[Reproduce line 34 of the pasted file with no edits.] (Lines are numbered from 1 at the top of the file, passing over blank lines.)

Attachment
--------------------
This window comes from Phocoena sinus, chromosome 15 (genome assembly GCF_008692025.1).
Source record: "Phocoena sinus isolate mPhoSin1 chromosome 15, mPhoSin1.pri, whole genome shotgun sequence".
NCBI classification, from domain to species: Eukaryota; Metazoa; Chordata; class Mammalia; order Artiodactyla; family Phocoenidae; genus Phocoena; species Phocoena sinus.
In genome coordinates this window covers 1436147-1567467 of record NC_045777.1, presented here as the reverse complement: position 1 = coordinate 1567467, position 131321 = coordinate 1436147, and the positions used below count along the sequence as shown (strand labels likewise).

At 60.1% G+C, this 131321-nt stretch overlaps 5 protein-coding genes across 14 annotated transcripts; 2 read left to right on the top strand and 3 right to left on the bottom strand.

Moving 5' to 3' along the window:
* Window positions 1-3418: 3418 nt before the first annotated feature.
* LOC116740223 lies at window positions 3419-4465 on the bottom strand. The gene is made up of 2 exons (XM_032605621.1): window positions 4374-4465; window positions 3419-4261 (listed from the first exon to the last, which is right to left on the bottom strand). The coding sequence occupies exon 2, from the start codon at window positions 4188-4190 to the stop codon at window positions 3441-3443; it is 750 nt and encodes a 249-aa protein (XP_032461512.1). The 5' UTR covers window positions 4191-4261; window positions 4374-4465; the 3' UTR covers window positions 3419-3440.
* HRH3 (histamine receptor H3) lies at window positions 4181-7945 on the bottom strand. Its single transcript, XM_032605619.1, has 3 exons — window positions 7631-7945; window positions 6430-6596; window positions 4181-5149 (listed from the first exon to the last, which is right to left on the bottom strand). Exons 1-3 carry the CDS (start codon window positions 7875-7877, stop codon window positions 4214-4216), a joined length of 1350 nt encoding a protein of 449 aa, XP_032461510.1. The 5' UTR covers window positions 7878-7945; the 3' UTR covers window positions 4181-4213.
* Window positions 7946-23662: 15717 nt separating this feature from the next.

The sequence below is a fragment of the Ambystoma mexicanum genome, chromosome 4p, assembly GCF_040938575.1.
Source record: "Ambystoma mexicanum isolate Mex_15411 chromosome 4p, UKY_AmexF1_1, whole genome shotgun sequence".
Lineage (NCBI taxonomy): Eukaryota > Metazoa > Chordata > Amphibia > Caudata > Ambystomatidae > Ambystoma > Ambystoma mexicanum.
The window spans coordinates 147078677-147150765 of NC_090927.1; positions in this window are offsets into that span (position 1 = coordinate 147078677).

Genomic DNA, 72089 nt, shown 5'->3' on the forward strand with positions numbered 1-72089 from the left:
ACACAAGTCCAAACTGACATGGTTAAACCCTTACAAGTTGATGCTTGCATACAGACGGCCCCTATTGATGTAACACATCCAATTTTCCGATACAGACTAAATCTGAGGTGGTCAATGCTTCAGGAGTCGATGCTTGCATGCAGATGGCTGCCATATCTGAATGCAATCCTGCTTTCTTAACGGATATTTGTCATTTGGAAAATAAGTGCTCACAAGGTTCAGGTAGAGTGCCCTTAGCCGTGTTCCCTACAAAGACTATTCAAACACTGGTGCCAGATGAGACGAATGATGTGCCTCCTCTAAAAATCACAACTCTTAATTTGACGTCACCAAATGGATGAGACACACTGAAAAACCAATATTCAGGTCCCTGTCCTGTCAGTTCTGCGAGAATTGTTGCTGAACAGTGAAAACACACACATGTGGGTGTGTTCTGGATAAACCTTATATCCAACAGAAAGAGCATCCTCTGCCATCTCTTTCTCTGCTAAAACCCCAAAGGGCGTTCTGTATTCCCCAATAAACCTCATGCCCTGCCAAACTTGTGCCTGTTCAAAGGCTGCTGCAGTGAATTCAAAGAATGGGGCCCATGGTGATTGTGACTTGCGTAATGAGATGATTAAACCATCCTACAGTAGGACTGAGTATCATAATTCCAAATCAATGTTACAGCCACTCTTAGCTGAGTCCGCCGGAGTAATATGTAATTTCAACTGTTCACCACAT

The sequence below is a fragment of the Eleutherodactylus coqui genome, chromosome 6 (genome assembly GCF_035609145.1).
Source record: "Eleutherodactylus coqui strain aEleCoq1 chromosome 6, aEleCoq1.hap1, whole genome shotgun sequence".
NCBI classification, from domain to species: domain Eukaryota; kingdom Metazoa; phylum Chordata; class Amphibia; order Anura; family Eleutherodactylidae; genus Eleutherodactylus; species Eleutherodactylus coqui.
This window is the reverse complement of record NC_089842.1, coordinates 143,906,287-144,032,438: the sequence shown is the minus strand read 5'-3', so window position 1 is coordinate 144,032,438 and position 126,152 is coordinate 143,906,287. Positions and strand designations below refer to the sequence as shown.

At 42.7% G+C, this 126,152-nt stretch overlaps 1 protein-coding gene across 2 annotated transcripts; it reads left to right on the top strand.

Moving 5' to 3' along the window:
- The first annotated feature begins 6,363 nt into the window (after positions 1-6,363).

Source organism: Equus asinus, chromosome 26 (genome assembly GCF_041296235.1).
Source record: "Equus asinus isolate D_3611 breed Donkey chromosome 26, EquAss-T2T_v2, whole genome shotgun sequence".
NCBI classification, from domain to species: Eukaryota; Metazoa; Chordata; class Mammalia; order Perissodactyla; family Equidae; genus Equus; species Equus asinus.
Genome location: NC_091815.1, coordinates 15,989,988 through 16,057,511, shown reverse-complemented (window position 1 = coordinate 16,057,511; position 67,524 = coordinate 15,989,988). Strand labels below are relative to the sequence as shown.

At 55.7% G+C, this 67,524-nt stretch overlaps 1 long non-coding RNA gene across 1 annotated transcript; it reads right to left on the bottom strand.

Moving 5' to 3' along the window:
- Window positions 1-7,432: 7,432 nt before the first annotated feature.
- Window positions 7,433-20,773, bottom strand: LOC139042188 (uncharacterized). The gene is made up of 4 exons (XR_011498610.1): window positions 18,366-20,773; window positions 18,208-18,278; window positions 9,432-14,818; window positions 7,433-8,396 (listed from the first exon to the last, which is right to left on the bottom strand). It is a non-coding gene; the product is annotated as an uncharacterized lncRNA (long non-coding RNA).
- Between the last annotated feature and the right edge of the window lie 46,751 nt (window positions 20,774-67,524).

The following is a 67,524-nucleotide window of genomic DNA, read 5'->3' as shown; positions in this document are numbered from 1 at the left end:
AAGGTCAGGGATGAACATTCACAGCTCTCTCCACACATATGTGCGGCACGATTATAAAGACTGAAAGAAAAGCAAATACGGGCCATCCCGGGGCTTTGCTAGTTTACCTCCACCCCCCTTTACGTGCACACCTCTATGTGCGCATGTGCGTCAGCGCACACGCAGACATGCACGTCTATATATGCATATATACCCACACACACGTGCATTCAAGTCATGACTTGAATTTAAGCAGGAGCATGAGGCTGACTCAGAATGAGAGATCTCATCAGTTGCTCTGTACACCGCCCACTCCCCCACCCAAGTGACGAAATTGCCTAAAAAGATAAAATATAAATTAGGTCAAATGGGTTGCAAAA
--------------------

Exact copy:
AAGGTCAGGGATGAACATTCACAGCTCTCTCCACACATATGTGCGGCACGATTATAAAGACTGAAAGAAAAGCAAATACGGGCCATCCCGGGGCTTTGCTAGTTTACCTCCACCCCCCTTTACGTGCACACCTCTATGTGCGCATGTGCGTCAGCGCACACGCAGACATGCACGTCTATATATGCATATATACCCACACACACGTGCATTCAAGTCATGACTTGAATTTAAGCAGGAGCATGAGGCTGACTCAGAATGAGAGATCTCATCAGTTGCTCTGTACACCGCCCACTCCCCCACCCAAGTGACGAAATTGCCTAAAAAGATAAAATATAAATTAGGTCAAATGGGTTGCAAAA